As a borough (and a city as a whole) showcasing as wide a range of architectural styles as any, from Gothic to Art Deco to Beaux-Arts, Manhattan is a haven for architecture buffs.
In fact, the island’s rich cultural heritage stretches back over 400 years and there are so many iconic buildings here that it would take you days to check them all out — but if time is limited, consider taking one of these tours instead:
Depending on your preference and budget, choose from self-guided Downtown tours; private walking tours through Chelsea, Midtown, or Tribeca (with the Flatiron building being a highlight); luxury yacht tours on which you can admire the architecture from a new perspective and sail under the Brooklyn Bridge, or sunset and night-sky river cruises!
27 – Get stuck into a book at the New York Public Library
Since its completion in 1911, the New York Public Library has become one of Manhattan’s most revered landmarks and is a popular tourist attraction for visitors, literary enthusiasts, bookworms, and locals to this day.
There are few places better equipped than this vast library — covering everything from art and architecture to music, literature, and theater — if you’re looking to expand your mind or just get lost in a good book.
You’ll find the main branch, the Stephen A. Schwarzman, in Bryant Park — a hotspot for cultural events, outdoor cinema screenings, and annual winter wonderland.
28 – Sign up for a movie & TV locations tour
There are few cities that have had as big an influence on movies and television series as New York, with more of both having been filmed here than in any other non-studio location worldwide.
From the bright lights of Broadway to film locations across Manhattan’s five boroughs, there are so many iconic movie scenes set against the backdrop of this city — including Breakfast at Tiffany’s; Ghostbusters; The Devil Wears Prada; Spider-Man, and Home Alone, just to name few.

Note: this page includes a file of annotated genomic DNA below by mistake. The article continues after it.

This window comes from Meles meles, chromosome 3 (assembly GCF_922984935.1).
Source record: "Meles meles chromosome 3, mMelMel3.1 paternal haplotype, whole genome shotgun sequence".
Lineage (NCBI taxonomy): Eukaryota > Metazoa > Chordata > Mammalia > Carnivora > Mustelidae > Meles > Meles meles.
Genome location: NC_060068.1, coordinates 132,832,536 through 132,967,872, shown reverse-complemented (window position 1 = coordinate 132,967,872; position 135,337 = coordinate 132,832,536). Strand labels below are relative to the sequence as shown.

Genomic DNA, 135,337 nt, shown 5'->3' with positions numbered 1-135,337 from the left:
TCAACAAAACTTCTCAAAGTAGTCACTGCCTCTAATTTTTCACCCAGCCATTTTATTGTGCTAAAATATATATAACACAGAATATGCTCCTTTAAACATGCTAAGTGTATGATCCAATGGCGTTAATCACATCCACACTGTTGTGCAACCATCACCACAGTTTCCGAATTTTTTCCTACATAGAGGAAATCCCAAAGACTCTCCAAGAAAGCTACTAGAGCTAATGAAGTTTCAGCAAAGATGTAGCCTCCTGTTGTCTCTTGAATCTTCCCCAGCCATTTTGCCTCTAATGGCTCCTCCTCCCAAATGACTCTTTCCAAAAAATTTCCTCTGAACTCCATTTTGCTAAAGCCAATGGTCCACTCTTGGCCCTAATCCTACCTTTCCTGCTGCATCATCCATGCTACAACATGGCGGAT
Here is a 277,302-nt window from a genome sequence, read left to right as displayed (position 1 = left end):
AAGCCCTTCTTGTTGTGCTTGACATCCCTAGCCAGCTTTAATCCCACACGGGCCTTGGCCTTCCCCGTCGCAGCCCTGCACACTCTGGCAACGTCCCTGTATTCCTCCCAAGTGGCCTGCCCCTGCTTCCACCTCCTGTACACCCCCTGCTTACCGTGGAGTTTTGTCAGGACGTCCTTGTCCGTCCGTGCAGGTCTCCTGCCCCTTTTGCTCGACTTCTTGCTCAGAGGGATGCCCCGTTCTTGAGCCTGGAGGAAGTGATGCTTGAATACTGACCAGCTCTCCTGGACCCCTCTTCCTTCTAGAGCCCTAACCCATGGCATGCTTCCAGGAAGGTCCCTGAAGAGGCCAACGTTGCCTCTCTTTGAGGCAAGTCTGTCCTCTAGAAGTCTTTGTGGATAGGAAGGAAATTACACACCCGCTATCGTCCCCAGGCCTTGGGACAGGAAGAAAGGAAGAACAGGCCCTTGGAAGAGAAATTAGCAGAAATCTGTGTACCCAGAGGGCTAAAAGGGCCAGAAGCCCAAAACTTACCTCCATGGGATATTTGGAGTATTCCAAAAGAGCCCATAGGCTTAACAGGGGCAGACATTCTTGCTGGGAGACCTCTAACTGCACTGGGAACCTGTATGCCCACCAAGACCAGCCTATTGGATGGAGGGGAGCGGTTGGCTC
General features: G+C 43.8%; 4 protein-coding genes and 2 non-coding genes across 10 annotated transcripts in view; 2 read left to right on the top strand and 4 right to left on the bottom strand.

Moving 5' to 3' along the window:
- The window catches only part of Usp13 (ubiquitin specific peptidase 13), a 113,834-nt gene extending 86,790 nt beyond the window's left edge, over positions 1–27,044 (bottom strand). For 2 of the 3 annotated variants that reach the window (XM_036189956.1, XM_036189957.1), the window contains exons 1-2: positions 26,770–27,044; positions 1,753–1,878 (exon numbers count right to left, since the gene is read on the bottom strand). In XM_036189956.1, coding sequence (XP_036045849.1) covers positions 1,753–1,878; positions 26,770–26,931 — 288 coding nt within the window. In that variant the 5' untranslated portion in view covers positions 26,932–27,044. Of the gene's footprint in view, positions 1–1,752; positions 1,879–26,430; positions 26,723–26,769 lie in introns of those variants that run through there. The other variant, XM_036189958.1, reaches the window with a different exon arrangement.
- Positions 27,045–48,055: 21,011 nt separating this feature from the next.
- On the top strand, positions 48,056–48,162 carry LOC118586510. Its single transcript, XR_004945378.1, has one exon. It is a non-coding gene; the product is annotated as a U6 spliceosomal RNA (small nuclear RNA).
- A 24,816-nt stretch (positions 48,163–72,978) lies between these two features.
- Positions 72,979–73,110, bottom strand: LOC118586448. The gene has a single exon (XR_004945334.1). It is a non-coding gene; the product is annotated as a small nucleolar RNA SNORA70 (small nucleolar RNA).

As for TV series, there are dozens of shows that were not only set in New York but filmed here too — Sex & the City is perhaps one of the most well-known examples, along with Gossip Girl, Girls, The Sopranos, Friends, How I Met Your Mother, and Seinfeld.
No matter what your Silver Screen guilty pleasure is, there’s a movie and TV-themed tour that will scratch your itch.
29 – Sit front row for a TV show taping!
There’s nothing like watching a TV show or movie being filmed in the flesh — and, as we just touched on, you’ll find plenty of light-camera-action in the Big Apple.
From late-night variety shows like The Tonight Show Starring Jimmy Fallon or the longstanding Saturday Night Live, to regular daytime TV like The View or Live! with Kelly and Ryan, there’s a heap of choice when it comes to snagging a seat in the audience.
Note: every show has different ticketing requirements and availability, so check the websites for details.
30 – Check out the Rockefeller Center
If you’re visiting New York during winter, why not try ice-skating at Rockefeller Center’s famous outdoor rink and admire the world-famous Christmas tree? The rink is open from November until March every year — just be sure to book tickets in advance!
Outside of the wintery months, the center remains a hotspot for tourists, with flagship stores like Lego and Nintendo, plenty of eateries, regular live performances, and the NBC studio tour not too far away.
Don’t forget to crack your neck up to check out 30 Rockefeller Plaza — although, it’s a telltale sign of a tourist.